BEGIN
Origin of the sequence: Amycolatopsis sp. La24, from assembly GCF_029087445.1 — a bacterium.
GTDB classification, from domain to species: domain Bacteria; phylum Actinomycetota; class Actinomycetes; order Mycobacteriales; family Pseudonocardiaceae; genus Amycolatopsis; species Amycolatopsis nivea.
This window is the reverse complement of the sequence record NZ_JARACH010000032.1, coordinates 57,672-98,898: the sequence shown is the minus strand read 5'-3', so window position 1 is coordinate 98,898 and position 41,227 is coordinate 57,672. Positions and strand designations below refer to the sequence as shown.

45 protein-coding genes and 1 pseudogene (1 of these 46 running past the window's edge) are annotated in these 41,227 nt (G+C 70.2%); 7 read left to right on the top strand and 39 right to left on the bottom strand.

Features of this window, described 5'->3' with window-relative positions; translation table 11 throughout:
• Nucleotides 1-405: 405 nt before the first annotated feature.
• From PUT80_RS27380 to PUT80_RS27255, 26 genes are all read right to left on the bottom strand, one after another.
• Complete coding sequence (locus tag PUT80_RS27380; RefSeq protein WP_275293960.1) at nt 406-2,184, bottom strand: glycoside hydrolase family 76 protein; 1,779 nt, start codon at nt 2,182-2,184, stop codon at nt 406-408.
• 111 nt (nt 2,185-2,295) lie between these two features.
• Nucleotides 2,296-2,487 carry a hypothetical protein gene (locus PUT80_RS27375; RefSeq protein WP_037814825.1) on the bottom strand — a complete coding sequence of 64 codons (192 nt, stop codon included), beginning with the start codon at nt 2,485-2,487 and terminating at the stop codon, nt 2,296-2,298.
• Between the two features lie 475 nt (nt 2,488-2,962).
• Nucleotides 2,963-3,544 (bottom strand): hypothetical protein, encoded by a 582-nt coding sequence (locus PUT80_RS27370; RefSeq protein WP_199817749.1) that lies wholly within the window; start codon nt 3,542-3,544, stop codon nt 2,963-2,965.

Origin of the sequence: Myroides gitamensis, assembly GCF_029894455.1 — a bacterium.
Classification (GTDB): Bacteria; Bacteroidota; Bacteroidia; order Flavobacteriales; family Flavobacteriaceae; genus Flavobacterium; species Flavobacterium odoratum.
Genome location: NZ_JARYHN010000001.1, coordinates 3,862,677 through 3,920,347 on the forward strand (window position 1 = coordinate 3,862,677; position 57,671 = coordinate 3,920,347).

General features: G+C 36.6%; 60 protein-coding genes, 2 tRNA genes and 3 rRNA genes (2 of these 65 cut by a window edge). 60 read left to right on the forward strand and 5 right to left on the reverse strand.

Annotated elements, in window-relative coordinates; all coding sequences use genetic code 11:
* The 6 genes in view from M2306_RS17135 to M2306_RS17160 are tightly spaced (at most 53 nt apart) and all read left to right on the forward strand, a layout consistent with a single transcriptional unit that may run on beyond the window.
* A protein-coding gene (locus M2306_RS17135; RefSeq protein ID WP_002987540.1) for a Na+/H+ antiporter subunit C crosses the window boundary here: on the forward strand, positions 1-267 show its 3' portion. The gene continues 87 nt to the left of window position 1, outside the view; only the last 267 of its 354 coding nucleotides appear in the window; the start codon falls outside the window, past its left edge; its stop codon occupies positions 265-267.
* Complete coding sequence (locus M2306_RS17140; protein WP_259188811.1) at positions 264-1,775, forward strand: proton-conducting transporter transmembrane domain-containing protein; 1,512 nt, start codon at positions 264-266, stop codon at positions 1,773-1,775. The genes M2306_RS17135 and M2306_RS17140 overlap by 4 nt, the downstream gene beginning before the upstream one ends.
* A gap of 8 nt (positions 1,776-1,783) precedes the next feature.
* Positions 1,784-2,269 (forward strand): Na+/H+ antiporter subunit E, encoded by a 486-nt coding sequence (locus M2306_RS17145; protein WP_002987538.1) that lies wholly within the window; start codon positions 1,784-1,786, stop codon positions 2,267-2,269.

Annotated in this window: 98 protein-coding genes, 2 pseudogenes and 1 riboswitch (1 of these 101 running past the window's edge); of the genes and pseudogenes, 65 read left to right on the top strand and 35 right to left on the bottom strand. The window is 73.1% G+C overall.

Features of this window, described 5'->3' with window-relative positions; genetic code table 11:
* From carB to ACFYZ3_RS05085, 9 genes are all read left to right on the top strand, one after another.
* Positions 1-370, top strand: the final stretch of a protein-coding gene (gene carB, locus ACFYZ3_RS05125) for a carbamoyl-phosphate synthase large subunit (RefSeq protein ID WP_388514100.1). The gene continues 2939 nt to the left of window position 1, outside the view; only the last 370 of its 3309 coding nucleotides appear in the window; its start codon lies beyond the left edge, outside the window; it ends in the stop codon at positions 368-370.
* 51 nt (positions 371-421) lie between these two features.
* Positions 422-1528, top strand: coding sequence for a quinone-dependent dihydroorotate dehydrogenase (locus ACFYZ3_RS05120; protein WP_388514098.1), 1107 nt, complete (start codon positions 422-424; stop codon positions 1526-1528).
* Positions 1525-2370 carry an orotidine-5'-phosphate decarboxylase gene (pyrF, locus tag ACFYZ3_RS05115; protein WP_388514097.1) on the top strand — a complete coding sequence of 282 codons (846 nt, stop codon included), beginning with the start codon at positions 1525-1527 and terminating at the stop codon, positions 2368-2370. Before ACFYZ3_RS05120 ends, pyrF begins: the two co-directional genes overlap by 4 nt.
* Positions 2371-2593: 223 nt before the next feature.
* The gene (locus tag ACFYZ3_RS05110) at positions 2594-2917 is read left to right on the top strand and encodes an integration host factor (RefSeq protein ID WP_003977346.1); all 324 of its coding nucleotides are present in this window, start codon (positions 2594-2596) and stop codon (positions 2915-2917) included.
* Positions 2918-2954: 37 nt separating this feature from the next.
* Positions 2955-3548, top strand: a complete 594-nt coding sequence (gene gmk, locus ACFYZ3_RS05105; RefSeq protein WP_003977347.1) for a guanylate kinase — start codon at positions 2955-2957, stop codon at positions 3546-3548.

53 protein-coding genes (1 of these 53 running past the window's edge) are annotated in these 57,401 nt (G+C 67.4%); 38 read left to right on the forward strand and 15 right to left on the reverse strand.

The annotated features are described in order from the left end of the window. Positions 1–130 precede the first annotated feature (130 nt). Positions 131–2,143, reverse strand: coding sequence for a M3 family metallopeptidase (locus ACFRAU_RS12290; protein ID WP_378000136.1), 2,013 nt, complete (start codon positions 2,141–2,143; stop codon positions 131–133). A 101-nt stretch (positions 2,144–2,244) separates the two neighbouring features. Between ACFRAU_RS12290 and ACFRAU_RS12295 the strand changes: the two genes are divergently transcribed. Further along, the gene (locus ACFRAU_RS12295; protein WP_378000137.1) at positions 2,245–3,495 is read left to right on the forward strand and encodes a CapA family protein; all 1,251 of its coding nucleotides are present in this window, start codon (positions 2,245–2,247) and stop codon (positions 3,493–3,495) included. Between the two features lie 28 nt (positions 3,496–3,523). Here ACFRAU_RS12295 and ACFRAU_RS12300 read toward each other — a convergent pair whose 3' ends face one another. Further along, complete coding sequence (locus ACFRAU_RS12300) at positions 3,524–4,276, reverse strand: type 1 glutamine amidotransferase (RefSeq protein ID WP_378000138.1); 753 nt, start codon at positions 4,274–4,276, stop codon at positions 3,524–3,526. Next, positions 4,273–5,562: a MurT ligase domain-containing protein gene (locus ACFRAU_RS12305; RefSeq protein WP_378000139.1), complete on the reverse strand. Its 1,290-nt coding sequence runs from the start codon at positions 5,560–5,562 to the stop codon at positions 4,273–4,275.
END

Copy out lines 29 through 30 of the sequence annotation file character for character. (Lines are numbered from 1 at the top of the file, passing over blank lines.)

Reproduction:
* Positions 1525-2370 carry an orotidine-5'-phosphate decarboxylase gene (pyrF, locus tag ACFYZ3_RS05115; protein WP_388514097.1) on the top strand — a complete coding sequence of 282 codons (846 nt, stop codon included), beginning with the start codon at positions 1525-1527 and terminating at the stop codon, positions 2368-2370. Before ACFYZ3_RS05120 ends, pyrF begins: the two co-directional genes overlap by 4 nt.
* Positions 2371-2593: 223 nt before the next feature.